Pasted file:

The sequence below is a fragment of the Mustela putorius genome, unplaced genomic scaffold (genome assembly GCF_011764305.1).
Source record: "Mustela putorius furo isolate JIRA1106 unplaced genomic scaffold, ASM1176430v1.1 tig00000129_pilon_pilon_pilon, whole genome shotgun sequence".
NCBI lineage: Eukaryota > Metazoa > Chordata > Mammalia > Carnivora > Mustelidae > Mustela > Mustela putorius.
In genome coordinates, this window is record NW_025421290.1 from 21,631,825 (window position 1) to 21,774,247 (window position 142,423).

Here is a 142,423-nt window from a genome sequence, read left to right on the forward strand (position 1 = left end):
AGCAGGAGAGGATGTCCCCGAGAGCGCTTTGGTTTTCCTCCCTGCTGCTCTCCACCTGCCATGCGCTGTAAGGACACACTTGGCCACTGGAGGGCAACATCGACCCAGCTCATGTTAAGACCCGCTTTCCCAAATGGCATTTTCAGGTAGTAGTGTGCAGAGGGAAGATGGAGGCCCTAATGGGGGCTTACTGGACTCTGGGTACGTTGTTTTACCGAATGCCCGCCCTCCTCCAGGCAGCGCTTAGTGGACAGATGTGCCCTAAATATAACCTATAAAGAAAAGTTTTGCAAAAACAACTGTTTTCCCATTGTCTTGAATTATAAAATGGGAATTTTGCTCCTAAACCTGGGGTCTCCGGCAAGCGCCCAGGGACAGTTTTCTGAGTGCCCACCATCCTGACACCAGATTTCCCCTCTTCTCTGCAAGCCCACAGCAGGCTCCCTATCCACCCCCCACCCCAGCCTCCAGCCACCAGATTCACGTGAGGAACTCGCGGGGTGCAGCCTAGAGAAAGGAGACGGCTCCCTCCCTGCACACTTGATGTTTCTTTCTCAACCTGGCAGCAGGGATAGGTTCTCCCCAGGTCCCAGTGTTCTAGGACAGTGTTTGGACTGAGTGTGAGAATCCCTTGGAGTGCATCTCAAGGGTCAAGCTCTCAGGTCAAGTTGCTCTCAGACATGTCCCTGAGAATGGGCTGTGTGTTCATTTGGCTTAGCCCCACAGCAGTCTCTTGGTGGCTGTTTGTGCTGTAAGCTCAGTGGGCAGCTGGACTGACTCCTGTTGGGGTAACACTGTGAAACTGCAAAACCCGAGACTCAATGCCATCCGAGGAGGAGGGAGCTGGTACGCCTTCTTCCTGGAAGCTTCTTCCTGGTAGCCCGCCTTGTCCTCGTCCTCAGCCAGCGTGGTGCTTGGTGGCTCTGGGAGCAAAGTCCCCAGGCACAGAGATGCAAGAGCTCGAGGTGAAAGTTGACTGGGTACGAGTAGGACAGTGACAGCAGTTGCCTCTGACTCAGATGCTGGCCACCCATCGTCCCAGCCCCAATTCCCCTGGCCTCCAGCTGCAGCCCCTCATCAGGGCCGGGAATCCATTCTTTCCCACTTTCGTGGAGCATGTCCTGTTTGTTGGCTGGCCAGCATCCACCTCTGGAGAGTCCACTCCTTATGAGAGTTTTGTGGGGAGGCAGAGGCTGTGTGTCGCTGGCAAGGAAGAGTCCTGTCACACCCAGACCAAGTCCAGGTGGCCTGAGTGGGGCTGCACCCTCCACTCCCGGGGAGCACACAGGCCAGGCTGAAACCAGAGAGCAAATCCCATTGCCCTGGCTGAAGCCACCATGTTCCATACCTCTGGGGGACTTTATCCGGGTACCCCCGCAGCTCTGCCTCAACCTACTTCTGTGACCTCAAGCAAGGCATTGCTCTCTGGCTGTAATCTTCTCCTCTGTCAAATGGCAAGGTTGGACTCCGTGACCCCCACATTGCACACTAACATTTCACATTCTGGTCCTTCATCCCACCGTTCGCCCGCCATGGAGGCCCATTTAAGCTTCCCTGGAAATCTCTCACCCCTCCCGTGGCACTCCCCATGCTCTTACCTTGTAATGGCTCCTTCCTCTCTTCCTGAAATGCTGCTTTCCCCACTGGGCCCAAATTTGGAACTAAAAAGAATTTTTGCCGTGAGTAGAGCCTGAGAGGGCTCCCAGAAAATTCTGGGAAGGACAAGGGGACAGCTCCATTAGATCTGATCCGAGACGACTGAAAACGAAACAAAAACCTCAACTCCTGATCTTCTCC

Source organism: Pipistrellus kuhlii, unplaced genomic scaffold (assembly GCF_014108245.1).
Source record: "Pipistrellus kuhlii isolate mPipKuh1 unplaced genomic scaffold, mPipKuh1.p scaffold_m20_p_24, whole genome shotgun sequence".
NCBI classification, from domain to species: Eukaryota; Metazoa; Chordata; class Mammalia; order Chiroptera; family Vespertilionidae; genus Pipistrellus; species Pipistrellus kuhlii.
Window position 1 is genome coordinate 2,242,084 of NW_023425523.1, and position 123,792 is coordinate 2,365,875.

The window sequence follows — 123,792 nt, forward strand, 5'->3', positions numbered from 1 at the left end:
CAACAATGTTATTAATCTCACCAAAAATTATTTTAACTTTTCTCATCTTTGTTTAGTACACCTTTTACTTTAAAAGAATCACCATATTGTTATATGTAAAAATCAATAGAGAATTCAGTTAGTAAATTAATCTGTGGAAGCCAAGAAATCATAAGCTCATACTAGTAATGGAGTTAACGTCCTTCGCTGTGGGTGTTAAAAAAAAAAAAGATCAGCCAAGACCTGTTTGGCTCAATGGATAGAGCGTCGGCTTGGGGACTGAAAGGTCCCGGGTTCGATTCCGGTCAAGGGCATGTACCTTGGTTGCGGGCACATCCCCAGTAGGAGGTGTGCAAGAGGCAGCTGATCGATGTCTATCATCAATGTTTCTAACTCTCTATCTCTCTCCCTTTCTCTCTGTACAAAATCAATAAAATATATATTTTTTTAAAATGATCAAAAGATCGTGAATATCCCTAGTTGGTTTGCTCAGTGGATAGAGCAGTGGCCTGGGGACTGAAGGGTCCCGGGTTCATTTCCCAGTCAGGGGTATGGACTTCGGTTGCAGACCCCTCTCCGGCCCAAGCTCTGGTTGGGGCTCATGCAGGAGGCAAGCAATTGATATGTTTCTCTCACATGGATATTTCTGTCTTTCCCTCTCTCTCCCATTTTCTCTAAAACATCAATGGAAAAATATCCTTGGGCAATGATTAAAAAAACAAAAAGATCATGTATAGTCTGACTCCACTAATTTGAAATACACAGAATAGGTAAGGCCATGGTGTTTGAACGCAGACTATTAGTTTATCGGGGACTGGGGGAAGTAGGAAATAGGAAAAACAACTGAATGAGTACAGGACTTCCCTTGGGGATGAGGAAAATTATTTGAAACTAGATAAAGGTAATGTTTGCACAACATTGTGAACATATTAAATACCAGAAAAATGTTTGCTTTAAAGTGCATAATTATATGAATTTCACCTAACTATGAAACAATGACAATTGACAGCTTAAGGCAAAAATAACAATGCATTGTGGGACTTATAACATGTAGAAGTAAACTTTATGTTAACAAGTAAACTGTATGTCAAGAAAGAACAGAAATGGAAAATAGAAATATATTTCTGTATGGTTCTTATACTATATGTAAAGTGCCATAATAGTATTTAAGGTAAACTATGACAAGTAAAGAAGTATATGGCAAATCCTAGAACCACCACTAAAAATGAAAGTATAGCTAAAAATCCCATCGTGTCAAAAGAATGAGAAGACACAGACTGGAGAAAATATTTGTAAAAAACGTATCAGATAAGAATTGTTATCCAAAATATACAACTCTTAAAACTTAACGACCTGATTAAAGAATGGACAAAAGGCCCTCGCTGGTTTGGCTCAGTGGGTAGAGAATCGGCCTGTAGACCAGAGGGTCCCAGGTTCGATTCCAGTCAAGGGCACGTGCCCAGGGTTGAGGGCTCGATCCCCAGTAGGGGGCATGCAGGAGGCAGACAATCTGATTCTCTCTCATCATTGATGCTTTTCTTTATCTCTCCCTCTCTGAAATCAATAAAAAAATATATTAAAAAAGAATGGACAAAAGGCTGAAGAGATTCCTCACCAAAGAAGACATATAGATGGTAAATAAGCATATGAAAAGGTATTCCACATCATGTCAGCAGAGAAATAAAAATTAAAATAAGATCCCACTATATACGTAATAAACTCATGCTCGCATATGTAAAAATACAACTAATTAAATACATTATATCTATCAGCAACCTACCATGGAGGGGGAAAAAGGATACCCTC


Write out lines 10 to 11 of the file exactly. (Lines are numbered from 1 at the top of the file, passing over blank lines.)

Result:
Window position 1 is genome coordinate 2,242,084 of NW_023425523.1, and position 123,792 is coordinate 2,365,875.

The window sequence follows — 123,792 nt, forward strand, 5'->3', positions numbered from 1 at the left end: